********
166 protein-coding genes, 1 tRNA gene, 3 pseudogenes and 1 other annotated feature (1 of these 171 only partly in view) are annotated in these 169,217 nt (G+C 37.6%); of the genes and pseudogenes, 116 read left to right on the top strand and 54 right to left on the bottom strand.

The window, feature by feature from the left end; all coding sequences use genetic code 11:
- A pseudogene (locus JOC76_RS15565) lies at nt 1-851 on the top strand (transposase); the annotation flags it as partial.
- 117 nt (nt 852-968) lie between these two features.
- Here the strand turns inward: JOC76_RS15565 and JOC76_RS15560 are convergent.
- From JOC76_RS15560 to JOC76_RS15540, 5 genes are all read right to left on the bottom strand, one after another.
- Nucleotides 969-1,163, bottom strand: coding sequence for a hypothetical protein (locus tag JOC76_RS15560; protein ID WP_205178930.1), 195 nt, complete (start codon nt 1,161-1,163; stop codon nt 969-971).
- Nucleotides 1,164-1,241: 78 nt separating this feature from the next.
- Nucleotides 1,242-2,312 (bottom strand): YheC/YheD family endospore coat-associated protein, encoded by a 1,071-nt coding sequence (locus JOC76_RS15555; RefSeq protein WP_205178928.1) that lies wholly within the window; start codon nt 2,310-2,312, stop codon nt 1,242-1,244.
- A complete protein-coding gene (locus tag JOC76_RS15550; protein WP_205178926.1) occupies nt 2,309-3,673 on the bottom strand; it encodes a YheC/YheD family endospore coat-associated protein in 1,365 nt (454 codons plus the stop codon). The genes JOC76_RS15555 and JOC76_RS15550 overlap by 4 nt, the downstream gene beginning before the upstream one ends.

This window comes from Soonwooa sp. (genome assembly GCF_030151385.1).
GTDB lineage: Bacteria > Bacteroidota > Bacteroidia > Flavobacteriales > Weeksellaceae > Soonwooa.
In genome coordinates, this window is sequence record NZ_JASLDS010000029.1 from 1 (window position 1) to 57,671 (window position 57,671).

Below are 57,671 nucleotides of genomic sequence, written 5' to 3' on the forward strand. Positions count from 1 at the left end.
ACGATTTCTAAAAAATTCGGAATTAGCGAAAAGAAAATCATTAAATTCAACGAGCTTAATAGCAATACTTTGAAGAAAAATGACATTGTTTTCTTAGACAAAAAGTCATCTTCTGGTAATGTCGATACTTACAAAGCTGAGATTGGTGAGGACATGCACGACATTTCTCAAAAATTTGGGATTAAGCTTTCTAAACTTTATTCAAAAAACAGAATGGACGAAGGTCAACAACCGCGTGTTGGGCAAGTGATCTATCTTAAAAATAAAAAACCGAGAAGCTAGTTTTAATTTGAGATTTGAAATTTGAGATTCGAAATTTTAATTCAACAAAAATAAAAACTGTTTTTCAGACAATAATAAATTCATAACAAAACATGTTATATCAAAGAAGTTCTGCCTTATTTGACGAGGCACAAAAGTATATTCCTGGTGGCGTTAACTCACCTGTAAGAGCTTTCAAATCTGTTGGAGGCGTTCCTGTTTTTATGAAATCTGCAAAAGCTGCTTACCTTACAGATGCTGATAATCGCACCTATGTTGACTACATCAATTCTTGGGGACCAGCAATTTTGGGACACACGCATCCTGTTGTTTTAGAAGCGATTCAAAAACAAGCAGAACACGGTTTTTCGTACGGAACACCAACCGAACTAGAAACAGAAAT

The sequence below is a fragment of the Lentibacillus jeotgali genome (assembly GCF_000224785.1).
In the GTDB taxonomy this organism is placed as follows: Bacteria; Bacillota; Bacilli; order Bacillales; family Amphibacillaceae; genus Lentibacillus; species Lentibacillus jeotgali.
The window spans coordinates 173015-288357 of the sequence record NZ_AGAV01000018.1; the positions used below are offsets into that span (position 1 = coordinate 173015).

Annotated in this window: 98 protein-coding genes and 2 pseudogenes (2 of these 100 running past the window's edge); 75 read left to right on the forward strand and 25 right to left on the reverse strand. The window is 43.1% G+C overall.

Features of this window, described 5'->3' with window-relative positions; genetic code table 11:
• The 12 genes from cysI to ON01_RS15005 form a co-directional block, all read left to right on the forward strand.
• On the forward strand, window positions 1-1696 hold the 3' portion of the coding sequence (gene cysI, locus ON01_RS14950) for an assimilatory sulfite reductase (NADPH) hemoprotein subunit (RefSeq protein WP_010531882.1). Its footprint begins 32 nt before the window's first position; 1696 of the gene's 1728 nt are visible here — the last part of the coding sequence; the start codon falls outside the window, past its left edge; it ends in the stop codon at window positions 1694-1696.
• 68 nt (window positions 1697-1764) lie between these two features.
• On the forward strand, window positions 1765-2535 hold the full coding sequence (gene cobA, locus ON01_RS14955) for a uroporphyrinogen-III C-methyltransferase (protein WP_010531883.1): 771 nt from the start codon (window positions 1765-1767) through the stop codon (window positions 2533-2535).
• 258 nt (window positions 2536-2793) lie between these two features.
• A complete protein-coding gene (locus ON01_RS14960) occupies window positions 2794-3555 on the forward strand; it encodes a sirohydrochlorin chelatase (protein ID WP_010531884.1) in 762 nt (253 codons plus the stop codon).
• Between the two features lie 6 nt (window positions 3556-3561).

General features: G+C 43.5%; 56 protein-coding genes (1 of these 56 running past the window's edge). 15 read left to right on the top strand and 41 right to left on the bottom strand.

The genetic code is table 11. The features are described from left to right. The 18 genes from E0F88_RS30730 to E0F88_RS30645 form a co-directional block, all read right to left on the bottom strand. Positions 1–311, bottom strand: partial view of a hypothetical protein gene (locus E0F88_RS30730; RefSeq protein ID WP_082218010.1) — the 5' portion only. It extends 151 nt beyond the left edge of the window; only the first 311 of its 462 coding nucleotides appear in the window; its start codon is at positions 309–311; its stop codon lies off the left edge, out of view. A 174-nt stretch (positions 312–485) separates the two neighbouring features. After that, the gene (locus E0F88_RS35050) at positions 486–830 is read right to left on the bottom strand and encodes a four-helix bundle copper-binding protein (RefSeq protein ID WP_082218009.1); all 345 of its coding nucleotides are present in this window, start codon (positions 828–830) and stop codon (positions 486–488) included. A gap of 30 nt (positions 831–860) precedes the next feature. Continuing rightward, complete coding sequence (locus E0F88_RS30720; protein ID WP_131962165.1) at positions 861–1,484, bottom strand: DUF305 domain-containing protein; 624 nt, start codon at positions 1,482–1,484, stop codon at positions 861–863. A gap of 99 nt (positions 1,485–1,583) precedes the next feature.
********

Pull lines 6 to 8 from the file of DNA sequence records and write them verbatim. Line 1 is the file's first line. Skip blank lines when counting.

- From JOC76_RS15560 to JOC76_RS15540, 5 genes are all read right to left on the bottom strand, one after another.
- Nucleotides 969-1,163, bottom strand: coding sequence for a hypothetical protein (locus tag JOC76_RS15560; protein ID WP_205178930.1), 195 nt, complete (start codon nt 1,161-1,163; stop codon nt 969-971).
- Nucleotides 1,164-1,241: 78 nt separating this feature from the next.